Transforming agri-waste into low-carbon materials

How converting or managing traditional waste streams is leading to new value-added products.

Working within the space of circular economy technologies for sustainable energy and waste management, UNSW Associate Professor Jason Scott develops technology that converts or manages traditional waste streams into new products. This has come to life through a number of projects, including a successful endeavour to combine waste streams from salt mining with carbon dioxide to create sustainable, low-carbon building materials. 

Working alongside Australian chemical company, EcoMag Ltd, A/Prof. Scott and his team are recycling industrial agri-waste into eco-friendly plasterboard – thereby helping Australia’s construction sector to reduce its carbon footprint.

Across a period of four years, the partnership is transforming the products of three separate waste streams – magnesium from solar salt bitterns in Western Australia, agri-waste (straw and wood) and carbon dioxide into low-carbon plasterboard, internal dry wall or external cladding. “EcoMag developed the process, which allows them to produce kilogram volumes of its hydrated magnesium product, but they saw UNSW as a resource to help develop these new products, technologies and ideas,” explains A/Prof. Scott. “We’re working with them in finding more applications of their products, as well as making their process more sustainable.”

The process for this new technology starts with the integration of carbon dioxide capture and utilisation. “Their process requires a carbonate, and what we can do is now use CO2 to form that carbonate and then form the final product,” explains A/Prof. Scott. “If we have a CO2 emitter, we capture that CO2, pass it into their process, lock it up in the carbonates in the product and you can then form it into your drywall or cladding,” he adds.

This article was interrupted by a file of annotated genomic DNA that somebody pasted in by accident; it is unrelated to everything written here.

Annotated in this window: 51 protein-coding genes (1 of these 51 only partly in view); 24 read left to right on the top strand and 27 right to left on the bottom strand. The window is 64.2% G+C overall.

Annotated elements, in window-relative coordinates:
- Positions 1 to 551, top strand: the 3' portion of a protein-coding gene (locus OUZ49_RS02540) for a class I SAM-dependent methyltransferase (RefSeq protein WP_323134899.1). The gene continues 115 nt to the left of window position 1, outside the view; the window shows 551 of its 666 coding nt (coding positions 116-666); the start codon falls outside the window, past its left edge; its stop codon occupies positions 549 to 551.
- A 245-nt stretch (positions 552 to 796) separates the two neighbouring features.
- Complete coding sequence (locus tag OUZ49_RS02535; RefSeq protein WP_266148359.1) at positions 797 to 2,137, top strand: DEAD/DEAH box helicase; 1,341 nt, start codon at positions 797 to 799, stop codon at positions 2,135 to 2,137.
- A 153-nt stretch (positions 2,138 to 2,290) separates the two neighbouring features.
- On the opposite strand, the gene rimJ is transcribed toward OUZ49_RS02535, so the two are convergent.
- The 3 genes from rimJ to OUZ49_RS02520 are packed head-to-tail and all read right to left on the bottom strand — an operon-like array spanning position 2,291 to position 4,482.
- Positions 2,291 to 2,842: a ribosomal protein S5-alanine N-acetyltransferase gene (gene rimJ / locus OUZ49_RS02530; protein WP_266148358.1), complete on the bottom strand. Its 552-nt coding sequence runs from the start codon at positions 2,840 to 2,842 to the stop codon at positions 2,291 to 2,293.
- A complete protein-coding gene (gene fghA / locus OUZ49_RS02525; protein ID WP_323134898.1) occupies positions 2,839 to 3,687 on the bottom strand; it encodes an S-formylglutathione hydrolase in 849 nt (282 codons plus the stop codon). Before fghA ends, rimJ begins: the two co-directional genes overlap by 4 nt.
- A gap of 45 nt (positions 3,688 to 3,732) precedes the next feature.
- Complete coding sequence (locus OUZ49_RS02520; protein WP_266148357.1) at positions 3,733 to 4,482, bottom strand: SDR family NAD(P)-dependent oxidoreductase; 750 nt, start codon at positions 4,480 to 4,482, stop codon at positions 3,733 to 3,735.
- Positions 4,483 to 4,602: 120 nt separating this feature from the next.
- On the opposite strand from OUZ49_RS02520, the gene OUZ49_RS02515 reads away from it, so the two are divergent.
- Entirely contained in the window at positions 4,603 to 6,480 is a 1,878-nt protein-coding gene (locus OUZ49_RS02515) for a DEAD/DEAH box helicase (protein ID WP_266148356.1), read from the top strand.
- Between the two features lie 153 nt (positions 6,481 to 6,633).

In partnership with Ecomag, UNSW engineers have developed a process to produce low-carbon plasterboard made from carbon, magnesium and agri-waste such as straw and wood.

By capturing the CO2 into a new product, the team have been able to further develop EcoMag’s magnesium product by seeing how it can be used as an alternative to current plasterboard. It’s also allowed them to consider whether this material has comparable properties to what’s currently on the market, including flame resistance, tolerance to moisture, strength and flexibility.

The project, which has been funded through the Future Food Systems CRC, has been highly collaborative and multi-disciplinary in its approach, and has seen the team work closely with the technical-scientific team at EcoMag – in particular Chief Technology Officer, Dr. Tam Tran. “The team has now established a process which can capture and store CO2, with the produced hydrated magnesium carbonate material also a fire retardant capable of slowing down the flaming of construction materials.”

With growing demand for construction materials made through circular economy frameworks, the creation of this new material has a number of potential outcomes. “This idea has real-world, commercial potential,” adds A/Prof. Scott. 

Using waste as a source of renewable hydrogen

Beyond carbon caption utilisation, A/Prof. Scott has also been working across renewable hydrogen generation with a research project alongside Rio Tinto. This includes the sustainable generation of renewable hydrogen and management of organic-containing waste stream(s) from remote communities. 

Following a visit to UNSW in 2022 by Rio Tinto, a collaboration began to develop some of UNSW’s prototypes and progress these down the commercialisation pathway. “We spent nearly four years developing a prototype system that allows you to take sugar waste and sunlight to generate clean water and hydrogen,” explains A/Prof Scott. “When we finished, we were able to take 25 litres of wastewater, containing 5g per litre of sugar, concentrate that to 35 grams per litre of sugar and produce about 20 litres of clean water. From that we could then generate about 100 litres of hydrogen in a day.” Rio Tinto is interested in this technology and its potential application to repurpose food waste into an energy source.  

UNSW engineers who developed the prototype system (L to R) Dr Yuting Zhou, Assoc Prof Jason Scott, Prof Yansong Shen, Dr Qiyuan Li and Dr Lixue Jiang (Prof. Robert Taylor absent).

With increasing potential and demand for more work within this space, A/Prof. Scott hopes to see his research reach those who need it most. “I’d like the impact of this work to find some use in the community,” he explains. “It might be a step towards something better for the future.” 

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